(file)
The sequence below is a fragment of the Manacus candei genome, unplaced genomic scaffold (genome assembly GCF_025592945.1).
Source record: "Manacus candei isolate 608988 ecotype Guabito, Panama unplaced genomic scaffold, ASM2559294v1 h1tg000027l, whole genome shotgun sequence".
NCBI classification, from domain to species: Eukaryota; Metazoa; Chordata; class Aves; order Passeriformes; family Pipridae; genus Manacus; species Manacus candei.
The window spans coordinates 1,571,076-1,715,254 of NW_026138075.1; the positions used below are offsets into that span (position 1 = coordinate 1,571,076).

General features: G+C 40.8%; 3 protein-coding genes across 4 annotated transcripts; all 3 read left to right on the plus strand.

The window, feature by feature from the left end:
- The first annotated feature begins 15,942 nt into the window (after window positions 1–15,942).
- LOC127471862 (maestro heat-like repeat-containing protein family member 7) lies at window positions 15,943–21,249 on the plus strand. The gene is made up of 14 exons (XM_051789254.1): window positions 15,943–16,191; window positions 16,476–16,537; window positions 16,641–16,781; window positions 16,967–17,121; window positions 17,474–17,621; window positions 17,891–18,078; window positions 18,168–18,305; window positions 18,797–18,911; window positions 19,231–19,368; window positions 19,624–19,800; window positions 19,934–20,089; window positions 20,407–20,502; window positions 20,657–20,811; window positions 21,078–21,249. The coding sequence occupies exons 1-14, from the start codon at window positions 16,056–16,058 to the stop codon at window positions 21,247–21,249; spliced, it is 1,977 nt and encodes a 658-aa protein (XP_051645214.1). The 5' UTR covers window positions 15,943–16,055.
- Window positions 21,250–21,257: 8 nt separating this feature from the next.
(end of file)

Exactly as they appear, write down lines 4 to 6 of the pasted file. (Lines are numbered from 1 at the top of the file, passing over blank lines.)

The window spans coordinates 1,571,076-1,715,254 of NW_026138075.1; the positions used below are offsets into that span (position 1 = coordinate 1,571,076).

General features: G+C 40.8%; 3 protein-coding genes across 4 annotated transcripts; all 3 read left to right on the plus strand.

The window, feature by feature from the left end: